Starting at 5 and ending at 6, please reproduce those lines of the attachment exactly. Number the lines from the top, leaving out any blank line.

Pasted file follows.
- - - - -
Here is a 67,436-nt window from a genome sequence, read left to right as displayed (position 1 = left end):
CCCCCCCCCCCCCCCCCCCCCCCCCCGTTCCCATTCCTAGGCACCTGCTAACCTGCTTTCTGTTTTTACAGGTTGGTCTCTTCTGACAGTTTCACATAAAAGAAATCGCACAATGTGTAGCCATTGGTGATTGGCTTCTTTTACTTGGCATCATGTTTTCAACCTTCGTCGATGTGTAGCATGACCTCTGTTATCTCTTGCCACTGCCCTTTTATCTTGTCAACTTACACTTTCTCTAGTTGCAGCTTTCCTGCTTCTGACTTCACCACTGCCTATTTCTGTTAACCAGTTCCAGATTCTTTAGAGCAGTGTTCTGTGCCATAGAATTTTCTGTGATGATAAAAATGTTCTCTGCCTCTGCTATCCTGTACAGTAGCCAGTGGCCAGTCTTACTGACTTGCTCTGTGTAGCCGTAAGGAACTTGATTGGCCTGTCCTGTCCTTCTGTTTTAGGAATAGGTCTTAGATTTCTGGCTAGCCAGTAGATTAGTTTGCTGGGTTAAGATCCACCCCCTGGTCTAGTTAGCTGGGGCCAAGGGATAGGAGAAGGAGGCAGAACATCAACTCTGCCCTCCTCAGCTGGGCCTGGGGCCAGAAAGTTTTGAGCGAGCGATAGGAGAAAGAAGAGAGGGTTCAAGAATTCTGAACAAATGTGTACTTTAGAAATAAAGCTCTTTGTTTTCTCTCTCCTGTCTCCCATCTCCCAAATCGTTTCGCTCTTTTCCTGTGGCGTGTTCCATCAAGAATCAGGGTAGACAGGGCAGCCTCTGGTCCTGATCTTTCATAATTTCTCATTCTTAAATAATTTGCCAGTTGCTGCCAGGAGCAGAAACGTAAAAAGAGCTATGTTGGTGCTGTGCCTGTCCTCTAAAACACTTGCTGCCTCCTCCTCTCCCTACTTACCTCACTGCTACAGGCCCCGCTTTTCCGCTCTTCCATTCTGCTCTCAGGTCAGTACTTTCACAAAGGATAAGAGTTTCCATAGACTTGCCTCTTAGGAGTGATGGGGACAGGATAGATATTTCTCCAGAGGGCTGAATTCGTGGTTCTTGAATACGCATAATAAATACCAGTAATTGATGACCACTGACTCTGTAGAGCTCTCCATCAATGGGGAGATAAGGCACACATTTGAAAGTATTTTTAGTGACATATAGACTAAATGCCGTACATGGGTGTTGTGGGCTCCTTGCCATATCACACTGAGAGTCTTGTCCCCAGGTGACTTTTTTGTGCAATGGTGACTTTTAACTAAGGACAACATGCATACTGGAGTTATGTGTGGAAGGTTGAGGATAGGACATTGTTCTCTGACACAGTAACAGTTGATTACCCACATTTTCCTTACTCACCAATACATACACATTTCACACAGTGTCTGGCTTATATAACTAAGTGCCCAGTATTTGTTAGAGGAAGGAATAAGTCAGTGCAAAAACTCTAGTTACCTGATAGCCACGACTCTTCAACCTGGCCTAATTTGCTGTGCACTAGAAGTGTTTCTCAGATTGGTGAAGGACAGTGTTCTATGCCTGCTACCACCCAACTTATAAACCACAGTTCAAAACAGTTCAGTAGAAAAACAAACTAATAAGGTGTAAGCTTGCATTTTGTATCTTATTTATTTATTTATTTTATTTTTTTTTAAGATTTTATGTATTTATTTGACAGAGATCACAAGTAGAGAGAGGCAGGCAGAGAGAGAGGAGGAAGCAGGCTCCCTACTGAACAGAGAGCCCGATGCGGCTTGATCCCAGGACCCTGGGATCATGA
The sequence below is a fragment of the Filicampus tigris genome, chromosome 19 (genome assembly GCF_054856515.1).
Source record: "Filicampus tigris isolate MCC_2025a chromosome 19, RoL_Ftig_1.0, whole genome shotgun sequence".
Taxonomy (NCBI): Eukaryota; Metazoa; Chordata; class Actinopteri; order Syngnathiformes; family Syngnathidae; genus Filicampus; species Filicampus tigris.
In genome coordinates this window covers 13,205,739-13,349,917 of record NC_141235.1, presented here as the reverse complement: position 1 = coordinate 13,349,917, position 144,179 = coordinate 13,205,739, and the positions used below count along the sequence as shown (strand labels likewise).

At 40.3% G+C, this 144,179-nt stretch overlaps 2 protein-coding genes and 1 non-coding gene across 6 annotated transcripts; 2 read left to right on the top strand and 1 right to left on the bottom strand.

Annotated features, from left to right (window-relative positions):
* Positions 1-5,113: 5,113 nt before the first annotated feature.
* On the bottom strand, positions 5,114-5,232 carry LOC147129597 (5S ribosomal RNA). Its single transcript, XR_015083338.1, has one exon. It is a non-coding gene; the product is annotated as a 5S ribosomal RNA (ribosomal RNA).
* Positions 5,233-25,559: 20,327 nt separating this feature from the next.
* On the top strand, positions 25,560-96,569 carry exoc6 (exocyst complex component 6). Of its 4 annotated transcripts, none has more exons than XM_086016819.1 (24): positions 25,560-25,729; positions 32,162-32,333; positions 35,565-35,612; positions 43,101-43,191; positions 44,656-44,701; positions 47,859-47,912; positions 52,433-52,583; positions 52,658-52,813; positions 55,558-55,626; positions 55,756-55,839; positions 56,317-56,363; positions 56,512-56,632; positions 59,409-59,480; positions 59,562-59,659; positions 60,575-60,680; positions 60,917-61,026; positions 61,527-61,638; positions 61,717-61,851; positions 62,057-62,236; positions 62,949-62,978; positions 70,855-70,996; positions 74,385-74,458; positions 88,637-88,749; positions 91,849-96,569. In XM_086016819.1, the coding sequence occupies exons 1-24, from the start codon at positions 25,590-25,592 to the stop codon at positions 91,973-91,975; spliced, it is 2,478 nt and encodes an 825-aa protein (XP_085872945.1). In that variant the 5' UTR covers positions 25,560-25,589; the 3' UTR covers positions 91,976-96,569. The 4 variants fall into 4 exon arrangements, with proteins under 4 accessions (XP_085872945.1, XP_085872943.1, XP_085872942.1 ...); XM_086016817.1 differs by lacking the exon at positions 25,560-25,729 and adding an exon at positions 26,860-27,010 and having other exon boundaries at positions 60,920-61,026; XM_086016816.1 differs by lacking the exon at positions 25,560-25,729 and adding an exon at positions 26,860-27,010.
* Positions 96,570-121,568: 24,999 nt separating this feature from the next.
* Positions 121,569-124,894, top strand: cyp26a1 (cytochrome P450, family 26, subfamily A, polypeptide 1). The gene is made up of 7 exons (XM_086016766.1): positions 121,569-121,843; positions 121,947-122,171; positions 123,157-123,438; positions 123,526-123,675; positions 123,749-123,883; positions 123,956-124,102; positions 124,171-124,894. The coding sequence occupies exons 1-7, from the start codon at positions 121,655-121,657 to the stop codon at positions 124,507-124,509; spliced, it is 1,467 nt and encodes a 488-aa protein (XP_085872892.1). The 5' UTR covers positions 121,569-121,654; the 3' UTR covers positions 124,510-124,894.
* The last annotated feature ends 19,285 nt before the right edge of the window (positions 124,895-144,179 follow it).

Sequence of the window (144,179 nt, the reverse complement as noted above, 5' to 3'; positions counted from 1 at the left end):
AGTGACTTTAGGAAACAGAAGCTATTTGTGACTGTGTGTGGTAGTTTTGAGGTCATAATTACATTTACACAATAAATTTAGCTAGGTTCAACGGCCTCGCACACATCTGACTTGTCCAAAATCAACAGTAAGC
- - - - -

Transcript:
Taxonomy (NCBI): Eukaryota; Metazoa; Chordata; class Actinopteri; order Syngnathiformes; family Syngnathidae; genus Filicampus; species Filicampus tigris.
In genome coordinates this window covers 13,205,739-13,349,917 of record NC_141235.1, presented here as the reverse complement: position 1 = coordinate 13,349,917, position 144,179 = coordinate 13,205,739, and the positions used below count along the sequence as shown (strand labels likewise).